Hypotension can also cause complications

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Hypotension can also cause complications

Lifestyle modifications and dietary changes can help in managing symptoms

New Delhi, 24 November 2017: Statistics indicate that the prevalence of hypotension or low blood pressure depends on age. It ranges from 5% in patients under 50 years of age to 30% in those over 70 years of age. In healthy people, low blood pressure without any symptoms means negligible health concerns. However, symptoms indicate inadequate blood flow to the heart, brain, and other vital organs, which needs to be treated as soon as possible.

Hypotension is a condition in which blood pressure in the arteries gets abnormally low. In some cases, the blood pressure becomes so low that it fails to reach all the body organs. The ideal reading level for blood pressure is more than 120 over 80 but less than 140 over 90 (120/80-140/90). When either number is below the ideal reading level, the blood pressure is considered lower than normal.

Speaking about this, Padma Shri Awardee Dr K K Aggarwal, National President Indian Medical Association (IMA) and President Heart Care Foundation of India (HCFI) and Dr RN Tandon – Honorary Secretary General IMA in a joint statement, said, “Our blood pressure varies throughout the day due to several factors. Some of them include body positions, the level of stress, physical condition, medications, eating and drinking habits. Blood pressure usually decreases when a person is asleep and rises when he/she wakes up. Some other causes include dehydration, some heart conditions, pregnancy, loss of blood, endocrine problems, infections, certain nutritional deficiencies, allergic reactions, and low salt intake. With age, the risk of low blood pressure normally increases. This is because the blood flow to the heart muscle and the brain declines with age, often due to a buildup of plaque in blood vessels.”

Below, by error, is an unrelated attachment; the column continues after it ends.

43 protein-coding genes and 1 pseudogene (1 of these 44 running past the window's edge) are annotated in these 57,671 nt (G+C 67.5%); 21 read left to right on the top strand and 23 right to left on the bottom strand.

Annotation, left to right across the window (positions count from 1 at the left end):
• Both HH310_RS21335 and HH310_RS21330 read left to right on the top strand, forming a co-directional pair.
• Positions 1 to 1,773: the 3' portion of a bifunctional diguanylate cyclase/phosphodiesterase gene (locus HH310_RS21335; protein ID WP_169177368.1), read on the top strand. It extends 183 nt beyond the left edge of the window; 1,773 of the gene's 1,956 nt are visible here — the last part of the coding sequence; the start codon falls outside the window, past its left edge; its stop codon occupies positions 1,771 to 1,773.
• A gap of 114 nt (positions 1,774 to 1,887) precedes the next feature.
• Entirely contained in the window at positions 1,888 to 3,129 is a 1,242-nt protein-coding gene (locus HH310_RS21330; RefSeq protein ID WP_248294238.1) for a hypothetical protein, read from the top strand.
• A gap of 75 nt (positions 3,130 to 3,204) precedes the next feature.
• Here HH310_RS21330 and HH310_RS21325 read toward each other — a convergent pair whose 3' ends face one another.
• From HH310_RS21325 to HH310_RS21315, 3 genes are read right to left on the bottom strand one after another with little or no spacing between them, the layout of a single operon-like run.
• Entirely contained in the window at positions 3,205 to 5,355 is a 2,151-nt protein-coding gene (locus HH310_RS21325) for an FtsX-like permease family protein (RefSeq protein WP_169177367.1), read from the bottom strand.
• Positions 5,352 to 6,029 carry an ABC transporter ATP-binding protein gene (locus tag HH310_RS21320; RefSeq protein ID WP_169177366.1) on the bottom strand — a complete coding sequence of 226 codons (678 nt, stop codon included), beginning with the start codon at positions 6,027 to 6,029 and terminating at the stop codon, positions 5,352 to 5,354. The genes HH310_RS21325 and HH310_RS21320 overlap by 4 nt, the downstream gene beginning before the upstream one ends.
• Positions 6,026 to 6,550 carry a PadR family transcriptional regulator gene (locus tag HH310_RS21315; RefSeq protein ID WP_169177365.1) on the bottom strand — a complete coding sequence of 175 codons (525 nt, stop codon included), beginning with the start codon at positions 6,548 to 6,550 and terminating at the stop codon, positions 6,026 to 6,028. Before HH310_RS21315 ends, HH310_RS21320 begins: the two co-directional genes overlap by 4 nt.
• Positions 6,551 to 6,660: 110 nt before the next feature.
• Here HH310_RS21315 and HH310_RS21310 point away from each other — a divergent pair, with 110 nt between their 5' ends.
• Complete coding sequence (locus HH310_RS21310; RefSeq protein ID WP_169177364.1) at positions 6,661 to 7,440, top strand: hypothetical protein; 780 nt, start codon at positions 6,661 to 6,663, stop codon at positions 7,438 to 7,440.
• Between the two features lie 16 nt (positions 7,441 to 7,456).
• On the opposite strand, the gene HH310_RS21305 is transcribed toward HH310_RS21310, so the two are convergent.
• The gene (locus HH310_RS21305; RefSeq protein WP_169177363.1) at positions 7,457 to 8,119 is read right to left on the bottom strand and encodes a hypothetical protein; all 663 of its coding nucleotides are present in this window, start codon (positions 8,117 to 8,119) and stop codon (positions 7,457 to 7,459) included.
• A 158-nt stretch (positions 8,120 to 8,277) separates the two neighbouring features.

Some symptoms of hypotension include fainting in case of syncope, nausea, lack of concentration, fatigue, blurred vision, and dizziness or lightheadedness. In extreme cases, hypotension can also lead to rapid pulse rate, weakness, feeling of confusion, pale skin color, and rapid, shallow breathing.

Adding further, Dr Aggarwal, said, “Low blood pressure that either doesn’t cause signs or symptoms or causes only mild symptoms rarely requires treatment. However, it is best to seek help in case of consistently low blood pressure readings. It also helps to keep a record of such signs and symptoms.”

The following preventive measures can be taken to manage chronic low blood pressure.

  • Drink lots of fluids and avoid alcoholic beverages.
  • Do not take over-the-counter medications.
  • Indulge in regular physical activity to promote normal blood flow.
  • Be careful when you get up from your sleep. For those who have consistent low blood pressure, it is imperative to be careful while standing up.
  • To improve circulation, pump your feet and ankles a few times before standing up. Avoid heavy lifting.